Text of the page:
10 Aug Trading with Support and Resistance, Trend lines and Channels
Staring at the graphs, criss-crossing lines and decimated numbers on trading platforms, Forex trading can be a little intimidating for newbies, at first. There are so many methods revised by forum pros every day, but you hardly understand those jargons. Fibonacci expansion, say what?
However overwhelming these uncanny terms may appear, fortunately enough, you can start trading just by using simple and effective strategies that is as useful as any indicators in the market or on the trading platform (although overlooked often by many), which is trading with Support and Resistance levels.
In this post, you will learn:
- Support and Resistance zones
- Trading with support and resistance
Support and Resistance Zones
Before entering the market, traders recognize the types of market trend, whether it is a bearish or a bullish one. These trends are supported by zones, that are sometimes difficult to break through. These are the Support and Resistance zones.
A Support zone is the lowest point reached before the market price bounces back up. A Resistance zone on the other hand, is the highest point reached before the market price pulls back.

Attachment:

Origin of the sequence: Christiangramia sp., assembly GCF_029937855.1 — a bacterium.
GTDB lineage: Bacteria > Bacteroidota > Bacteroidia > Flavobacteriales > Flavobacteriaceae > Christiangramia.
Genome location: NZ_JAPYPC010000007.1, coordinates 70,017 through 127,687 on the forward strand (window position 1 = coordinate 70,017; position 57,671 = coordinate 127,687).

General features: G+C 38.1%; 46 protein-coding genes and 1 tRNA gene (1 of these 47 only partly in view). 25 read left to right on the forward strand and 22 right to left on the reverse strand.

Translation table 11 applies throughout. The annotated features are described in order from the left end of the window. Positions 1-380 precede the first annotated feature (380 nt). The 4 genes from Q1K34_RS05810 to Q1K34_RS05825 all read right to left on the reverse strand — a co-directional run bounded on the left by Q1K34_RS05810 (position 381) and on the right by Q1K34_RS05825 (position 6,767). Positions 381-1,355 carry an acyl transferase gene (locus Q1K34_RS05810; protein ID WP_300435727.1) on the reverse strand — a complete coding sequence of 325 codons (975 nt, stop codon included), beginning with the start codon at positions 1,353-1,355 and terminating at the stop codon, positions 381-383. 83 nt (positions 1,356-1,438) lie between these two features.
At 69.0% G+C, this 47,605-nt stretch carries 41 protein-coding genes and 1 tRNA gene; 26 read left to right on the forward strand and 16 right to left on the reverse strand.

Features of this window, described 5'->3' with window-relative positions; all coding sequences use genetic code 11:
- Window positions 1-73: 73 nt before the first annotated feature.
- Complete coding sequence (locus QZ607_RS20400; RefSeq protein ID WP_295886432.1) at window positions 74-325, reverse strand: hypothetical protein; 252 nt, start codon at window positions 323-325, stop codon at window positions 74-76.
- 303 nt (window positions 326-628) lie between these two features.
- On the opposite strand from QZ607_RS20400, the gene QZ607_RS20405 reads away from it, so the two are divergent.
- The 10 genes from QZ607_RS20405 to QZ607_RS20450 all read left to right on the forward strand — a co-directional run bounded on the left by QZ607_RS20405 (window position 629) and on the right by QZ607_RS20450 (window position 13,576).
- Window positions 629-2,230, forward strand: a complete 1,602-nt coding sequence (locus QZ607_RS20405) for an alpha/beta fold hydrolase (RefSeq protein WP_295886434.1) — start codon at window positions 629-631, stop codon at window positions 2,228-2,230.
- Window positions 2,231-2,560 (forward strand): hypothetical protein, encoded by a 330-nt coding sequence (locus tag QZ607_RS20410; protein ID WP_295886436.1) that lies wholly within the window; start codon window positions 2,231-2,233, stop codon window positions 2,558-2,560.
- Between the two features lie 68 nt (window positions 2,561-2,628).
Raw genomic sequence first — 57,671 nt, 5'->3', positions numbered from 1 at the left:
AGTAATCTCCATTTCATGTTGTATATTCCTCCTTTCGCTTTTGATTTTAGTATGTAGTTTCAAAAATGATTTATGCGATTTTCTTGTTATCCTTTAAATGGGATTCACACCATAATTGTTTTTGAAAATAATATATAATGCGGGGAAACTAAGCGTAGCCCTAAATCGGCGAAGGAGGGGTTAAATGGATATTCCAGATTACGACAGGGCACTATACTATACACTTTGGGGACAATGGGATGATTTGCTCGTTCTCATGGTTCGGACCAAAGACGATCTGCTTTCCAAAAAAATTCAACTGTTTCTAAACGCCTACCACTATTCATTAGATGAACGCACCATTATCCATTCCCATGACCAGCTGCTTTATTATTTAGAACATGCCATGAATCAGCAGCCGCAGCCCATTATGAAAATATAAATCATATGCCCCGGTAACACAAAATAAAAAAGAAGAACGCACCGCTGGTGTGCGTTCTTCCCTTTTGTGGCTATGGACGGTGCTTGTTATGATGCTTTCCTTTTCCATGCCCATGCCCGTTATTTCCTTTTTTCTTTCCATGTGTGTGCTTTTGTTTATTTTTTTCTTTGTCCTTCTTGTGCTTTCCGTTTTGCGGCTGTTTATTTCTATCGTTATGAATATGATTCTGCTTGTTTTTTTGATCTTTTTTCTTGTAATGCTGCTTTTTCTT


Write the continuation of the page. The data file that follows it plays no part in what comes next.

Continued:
When a price passes through a Resistance zone, the Resistance can become a support. And when a price passes through a Support zone, the Support can become a Resistance.
The more often a Support or Resistance zone is price-tested, the stronger the area will be.
It is important to always remember that Support and Resistance levels are NOT fixated on the numbers, but we’d rather take them as areas, or zones, where the price movements are very active. Sometimes we notice the market price going towards our favor (breaking a support/resistance level), however shortly afterwards it retracts and goes off in an opposite direction. This is a false breakout, where traders pumped many dollars just to test the market. If you have bought into this position, you could be losing out on this game.
To filter false breakouts, plot support and resistance zones on a line chart. Candlesticks are very useful, no doubt, because they show the highs and lows of the market price. However many times, these his-and-lows are just ‘knee-jerk‘ reactions from the market. That is to say, there is no apparent reason behind these impulses (probably just testing the waters), so no one is going to apologize and patch up with what you have lost because of a jerk.